third-order neurons: VPL --> axons go through posterior limb of internal capsule to terminate in dorsal and medial parts of the primary somatosensory cortex

fourth-order neurons: in primary somatosensory cortex
desc the key elements of somatotopy
in lateral spinothalamic tract:

sacral segments most dorsal
lumbar ventral, etc., etc.

in thalamus:

lower body lateral VPL
upper body medial VPL
head VPM

in somatosensory cortex:

lower body medial
upper body lateral
collaterals of the lateral spinothalamic tract
axonal branches that come from the main axonal branch that is ascending towards the thalamus; given off throughout the brainstem and midbrain and synapse in the reticular formation in these structures, as well as in the superior colliculus

e.g. spinoreticular tract, spinomesencephalic tract, spinotectal tract
anterior spinothalamic tract
- general definition
carries a course or crude form of touch
where is the anterior spinothalamic tract in relation to the lateral spinothalamic tract?
just anterior to the lateral spinothalamic tract within the spinal cord and medulla
what are the receptors for the various trigeminal pathways?
free nerve endings, merkel's discs, hair receptors and receptors with encapsulated endings
what are the first-order neurons of the trigeminal pathways?
pseudounipolar cell bodies in the trigeminal ganglion, located outside the CNS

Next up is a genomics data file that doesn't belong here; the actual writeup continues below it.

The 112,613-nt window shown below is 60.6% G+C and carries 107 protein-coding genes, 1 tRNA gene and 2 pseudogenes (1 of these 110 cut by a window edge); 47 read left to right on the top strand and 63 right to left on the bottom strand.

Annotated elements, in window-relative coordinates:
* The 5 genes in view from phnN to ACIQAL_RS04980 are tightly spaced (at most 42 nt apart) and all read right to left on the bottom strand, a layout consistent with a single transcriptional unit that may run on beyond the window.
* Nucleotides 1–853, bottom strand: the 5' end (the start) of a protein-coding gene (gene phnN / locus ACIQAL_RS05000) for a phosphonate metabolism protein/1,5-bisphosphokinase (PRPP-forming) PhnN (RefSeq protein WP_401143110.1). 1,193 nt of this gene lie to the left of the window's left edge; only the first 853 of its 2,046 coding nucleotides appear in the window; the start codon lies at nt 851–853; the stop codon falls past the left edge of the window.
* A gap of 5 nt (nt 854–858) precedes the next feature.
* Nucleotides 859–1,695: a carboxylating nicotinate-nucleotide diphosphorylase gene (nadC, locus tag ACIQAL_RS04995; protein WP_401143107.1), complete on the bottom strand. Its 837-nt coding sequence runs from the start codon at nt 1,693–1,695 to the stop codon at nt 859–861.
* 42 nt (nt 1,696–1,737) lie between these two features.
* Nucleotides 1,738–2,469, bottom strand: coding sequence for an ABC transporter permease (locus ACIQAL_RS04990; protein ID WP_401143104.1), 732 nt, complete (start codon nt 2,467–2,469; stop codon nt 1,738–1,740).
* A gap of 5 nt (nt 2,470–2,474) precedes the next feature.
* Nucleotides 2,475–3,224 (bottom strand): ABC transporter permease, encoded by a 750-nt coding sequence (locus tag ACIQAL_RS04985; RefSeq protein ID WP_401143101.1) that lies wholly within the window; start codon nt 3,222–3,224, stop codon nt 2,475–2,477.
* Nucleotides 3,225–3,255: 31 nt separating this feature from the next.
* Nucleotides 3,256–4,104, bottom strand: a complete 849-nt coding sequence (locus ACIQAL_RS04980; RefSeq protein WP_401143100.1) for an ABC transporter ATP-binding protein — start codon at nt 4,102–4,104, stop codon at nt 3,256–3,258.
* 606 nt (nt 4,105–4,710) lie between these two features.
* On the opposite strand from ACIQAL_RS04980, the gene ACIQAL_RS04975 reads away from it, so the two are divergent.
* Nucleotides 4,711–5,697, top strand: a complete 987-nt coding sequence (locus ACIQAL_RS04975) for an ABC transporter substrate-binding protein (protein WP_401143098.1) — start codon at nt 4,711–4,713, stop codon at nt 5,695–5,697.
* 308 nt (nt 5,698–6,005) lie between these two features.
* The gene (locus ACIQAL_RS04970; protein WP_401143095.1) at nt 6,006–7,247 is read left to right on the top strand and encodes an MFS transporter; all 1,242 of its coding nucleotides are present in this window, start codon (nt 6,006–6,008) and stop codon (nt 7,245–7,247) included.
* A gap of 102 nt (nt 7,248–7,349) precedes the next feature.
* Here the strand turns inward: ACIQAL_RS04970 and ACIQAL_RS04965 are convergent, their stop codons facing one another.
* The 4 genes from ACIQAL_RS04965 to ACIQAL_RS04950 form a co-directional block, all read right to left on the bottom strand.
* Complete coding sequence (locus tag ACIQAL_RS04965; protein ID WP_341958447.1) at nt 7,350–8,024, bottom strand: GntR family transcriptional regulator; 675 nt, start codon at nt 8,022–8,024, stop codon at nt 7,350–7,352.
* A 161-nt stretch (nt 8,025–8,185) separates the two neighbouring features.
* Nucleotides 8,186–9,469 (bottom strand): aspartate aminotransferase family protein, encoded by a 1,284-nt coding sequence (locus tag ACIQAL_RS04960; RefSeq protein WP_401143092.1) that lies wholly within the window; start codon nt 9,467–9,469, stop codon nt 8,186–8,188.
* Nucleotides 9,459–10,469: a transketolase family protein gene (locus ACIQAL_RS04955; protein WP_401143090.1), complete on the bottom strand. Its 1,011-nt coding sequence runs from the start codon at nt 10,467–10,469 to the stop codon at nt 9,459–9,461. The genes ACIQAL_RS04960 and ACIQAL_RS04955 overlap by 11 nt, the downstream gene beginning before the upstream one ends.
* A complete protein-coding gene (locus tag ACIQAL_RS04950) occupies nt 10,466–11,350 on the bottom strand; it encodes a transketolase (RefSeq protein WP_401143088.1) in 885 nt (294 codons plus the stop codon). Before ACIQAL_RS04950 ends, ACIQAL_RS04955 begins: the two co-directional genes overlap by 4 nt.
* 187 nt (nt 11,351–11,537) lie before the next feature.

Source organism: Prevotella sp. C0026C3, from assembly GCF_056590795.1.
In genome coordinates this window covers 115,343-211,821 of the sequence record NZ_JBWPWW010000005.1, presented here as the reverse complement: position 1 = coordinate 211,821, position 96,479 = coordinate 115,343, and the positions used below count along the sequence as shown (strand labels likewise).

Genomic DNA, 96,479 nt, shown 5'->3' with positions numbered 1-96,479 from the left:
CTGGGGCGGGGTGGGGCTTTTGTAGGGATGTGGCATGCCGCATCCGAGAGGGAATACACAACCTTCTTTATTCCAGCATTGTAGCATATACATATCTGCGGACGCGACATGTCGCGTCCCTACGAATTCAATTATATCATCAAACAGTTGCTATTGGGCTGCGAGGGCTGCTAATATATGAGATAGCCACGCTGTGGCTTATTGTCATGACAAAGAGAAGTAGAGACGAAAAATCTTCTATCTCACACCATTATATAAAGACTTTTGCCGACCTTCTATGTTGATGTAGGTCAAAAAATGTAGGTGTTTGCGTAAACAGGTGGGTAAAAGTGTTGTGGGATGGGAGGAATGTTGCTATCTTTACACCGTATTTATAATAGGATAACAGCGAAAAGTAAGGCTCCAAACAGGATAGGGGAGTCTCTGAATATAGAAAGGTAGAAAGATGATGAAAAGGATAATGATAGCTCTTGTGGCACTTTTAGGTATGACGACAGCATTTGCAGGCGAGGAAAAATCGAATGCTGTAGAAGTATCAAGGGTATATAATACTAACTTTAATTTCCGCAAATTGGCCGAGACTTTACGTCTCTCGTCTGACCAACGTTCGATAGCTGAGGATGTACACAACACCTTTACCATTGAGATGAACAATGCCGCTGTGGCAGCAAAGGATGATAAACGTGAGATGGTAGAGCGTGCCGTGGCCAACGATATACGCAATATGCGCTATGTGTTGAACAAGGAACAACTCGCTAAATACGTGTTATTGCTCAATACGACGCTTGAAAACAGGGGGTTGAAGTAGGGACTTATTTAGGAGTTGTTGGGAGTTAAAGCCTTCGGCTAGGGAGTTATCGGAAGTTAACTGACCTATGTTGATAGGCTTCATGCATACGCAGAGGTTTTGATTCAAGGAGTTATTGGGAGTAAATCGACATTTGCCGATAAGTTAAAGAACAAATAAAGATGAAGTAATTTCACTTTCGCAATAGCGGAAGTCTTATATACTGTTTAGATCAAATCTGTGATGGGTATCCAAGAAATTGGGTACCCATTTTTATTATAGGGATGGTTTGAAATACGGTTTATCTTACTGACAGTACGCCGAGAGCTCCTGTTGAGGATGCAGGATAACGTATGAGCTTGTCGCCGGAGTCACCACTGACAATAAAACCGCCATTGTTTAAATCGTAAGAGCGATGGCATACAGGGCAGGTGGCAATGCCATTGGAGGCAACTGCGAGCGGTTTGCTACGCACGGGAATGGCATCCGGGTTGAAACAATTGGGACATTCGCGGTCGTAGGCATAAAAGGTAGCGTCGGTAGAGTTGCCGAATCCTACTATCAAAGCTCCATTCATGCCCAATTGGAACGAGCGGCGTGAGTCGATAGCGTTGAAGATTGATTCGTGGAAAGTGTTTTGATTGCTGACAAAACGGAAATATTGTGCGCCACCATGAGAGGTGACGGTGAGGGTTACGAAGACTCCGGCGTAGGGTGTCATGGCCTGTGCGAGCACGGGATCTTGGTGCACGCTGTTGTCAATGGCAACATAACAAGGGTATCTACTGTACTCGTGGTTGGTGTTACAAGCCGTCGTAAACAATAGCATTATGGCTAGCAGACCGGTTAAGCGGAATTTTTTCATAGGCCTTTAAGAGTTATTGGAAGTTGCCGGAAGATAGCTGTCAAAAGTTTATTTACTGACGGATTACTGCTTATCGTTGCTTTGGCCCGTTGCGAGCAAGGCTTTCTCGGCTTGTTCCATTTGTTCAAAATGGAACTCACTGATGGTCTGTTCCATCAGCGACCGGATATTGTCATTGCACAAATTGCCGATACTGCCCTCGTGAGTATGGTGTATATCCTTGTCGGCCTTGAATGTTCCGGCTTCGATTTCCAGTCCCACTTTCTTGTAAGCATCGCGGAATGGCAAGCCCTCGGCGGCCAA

what is the only place within the CNS that contains primary afferent cell bodies?
the mesencephalic trigeminal nucleus
trigeminal pathways: ascending fibers
- project to where?
project to mesencephalic trigeminal nucleus and subserve non-conscious proprioception
trigeminal pathways: fibers
- project to where?
project direct to the principal (aka main/chief) trigeminal nucleus and subserve fine touch
trigeminal pathways: desc fibers
- project to where
project to the spinal trigeminal nucleus
where are the second-order neurons of the trigeminal pathways located?
in the trigeminal nucleus
the axons of the second-order neurons of the trigeminal pathways: main components project to the thalamus through 2 paths. name them
(1) most axons from the main sensory nucleus of V cross the midline and the ascend as the ventral trigeminothalamic tract (axons) to ultimately synpase in the VPM nucleus of the thalamus

(2) some axons project ipsilaterally as the dorsal trigeminothalamic tract, ultimately synapsing in the VPM nucleus of the ipsilateral thalamus
where are the third-order neurons of the trigeminal pathways?
dorsal and ventral trigeminothalamic tracts terminate on neurons in VPM nucleus of the thalamus
where are the fourth-order neurons of the trigeminal pathways located?
primary somatosensory cortex
syringomyelia
central cavitation of the cervical cord; damage to:

(1) ventral white commissure -- bilateral deficits in pain and temp fibers

(2) ventral horns -- flaccid paralysis of the intrinsic muscles of the hands
wallenberg's syndrome
aka lateral medullary syndrome

lesion of the lateral structures of the medulla, can occur as a result of occlusion of the posterior inferior cerebellar artery; results in symptoms of loss of pain and temp on the ipsilateral face, loss of pain and temp on the contralateral side of the body, and ataxia